The disadvantages of multidimensional methods for diet assessment are accentuated when large data matrices are used. To address these issues, multivariate techniques have been developed such as the HJ-Biplot, which represents individuals and variables in space and provides more information than other methods by exposing different relationships (e.g., individuals-individuals, variables-variables, and individuals-variables). Furthermore, the coordinates obtained in the HJ-Biplot can be used to calculate clusters (Carrasco et al. 2019; Frutos Bernal et al., 2020). Unlike traditional techniques or other biplot methods (JK-Biplot and GH-Biplot), the HJ-Biplot achieves optimal quality for both rows (individuals) and columns (variables) in the same reference system (Nieto-Librero et al., 2017). Thus, its use has increased over the last 20 years in multiple fields (food industry, health, and social sciences) because HJ-Biplot provides options for evaluating associations between multiple observations and variables, with fewer restrictions than conventional methods, and the advantage of being specifically designed for the inspection of data matrices (Martínez-Regalado et al., 2021). Ruiz et al. (2018) highlighted four main advantages: a simultaneous examination of multiple variables in the same graphical representational plane; different comparisons at individual and group levels; the relationship between measures of the same and/or different origins; and no need to perform a posteriori contrast.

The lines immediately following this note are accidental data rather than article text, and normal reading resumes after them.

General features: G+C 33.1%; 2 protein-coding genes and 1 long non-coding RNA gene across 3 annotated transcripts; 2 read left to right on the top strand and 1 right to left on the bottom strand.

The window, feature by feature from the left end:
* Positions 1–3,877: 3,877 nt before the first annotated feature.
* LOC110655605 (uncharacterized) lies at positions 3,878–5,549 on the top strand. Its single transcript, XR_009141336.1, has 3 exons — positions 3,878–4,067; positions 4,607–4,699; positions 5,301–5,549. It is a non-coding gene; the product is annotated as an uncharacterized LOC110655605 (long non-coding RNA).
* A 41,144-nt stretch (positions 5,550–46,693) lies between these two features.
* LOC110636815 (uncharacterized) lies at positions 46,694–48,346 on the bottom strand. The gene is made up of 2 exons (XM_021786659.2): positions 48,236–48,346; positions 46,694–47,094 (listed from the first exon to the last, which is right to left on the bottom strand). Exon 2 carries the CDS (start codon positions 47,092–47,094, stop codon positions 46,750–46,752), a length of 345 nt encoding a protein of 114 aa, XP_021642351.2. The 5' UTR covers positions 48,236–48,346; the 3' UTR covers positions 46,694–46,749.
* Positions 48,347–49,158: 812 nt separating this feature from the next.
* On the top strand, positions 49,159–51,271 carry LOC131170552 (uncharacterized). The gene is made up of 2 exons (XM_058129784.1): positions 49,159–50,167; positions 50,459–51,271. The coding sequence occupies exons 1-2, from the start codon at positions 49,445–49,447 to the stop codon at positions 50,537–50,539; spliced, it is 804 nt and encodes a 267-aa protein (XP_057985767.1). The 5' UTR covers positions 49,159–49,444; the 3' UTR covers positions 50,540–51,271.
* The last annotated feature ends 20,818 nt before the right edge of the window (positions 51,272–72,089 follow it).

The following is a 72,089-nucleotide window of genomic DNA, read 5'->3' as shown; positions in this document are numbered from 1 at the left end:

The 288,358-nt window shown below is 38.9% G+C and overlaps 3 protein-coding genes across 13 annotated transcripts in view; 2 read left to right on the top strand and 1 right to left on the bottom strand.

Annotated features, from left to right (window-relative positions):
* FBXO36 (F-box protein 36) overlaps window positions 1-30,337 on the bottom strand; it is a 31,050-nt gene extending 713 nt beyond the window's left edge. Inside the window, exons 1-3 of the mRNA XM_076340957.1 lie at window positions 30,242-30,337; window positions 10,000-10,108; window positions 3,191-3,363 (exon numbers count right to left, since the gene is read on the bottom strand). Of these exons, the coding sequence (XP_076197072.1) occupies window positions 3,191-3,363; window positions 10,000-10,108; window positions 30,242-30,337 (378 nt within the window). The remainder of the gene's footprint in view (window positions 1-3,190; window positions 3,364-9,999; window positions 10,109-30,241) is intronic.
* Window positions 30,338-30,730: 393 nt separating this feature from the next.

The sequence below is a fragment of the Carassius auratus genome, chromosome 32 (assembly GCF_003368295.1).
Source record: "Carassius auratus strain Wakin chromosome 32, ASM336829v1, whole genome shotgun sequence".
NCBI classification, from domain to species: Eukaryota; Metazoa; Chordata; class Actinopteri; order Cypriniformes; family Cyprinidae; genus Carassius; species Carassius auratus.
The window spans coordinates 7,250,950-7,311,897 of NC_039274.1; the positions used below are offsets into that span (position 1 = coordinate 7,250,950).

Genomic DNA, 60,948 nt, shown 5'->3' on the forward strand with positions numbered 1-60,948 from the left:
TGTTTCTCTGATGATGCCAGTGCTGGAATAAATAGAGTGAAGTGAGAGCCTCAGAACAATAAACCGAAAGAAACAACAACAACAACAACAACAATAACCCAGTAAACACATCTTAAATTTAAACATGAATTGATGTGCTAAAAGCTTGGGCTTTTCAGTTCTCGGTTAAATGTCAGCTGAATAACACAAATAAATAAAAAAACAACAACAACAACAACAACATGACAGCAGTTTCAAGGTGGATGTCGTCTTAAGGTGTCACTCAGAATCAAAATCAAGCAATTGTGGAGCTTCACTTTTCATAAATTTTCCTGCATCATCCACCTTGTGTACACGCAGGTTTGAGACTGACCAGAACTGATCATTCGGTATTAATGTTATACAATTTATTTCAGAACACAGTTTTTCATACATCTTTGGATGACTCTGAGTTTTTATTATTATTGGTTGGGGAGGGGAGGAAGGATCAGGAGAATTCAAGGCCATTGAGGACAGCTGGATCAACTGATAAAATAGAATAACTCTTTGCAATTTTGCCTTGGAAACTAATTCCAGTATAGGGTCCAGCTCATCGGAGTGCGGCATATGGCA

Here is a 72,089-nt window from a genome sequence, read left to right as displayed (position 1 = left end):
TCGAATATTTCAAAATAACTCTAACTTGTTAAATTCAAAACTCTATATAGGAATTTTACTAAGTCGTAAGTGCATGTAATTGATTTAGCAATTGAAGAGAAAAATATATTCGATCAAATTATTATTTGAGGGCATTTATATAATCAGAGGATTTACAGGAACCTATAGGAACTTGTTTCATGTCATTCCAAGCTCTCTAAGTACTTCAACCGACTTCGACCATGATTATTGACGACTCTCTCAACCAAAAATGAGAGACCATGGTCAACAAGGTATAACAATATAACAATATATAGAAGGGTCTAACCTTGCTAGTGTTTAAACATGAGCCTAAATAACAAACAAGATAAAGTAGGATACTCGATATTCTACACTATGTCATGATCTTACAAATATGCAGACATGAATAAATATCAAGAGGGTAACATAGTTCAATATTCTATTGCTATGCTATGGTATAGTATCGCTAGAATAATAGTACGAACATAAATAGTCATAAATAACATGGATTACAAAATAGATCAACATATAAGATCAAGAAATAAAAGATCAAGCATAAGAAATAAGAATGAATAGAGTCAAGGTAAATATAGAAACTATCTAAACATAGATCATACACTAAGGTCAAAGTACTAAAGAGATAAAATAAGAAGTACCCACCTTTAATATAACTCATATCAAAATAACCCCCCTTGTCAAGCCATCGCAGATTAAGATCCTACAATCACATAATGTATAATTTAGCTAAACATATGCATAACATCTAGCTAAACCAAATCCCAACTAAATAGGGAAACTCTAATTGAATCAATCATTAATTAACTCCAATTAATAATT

Consequently, we propose using HJ-Biplot to explain the complexities of polyphenolic exposure and its outcomes in Argentinian postpartum women. The hypothesis is that polyphenol intake defines specific clusters and is associated with dietary and nutritional outcomes, which can be proven by the multivariate HJ-Biplot representation, to accurately characterize the nourishment of women during postpartum, a vulnerable and challenging stage of life, together with other statistical methods to establish epidemiological relationships.

MATERIALS AND METHODS

Study conditions

This cross-sectional study was conducted on 275 postpartum women in Córdoba province, Argentina, from April 2013 to February 2020. They voluntarily agreed to participate by signing an written informed consent form. Inclusion criteria were adult (≥18 years old), Córdoba’s inhabitant, postpartum (first six months), and breastfeeding practice. Exclusion criteria were pregnancy and currently active diseases. This research was performed according to the Declaration of Helsinki and current Argentinian legislation. Also, the Ethics Committee of the National Hospital of Clinics of the National University of Córdoba approved this study, with the following registration codes: RENIS-IS000548, RENIS-IS001262, and RENIS-IS002045 for the national registry, REPIS-145, REPIS-2654, and REPIS-5554 for the provincial registry of Córdoba.

Dietary assessment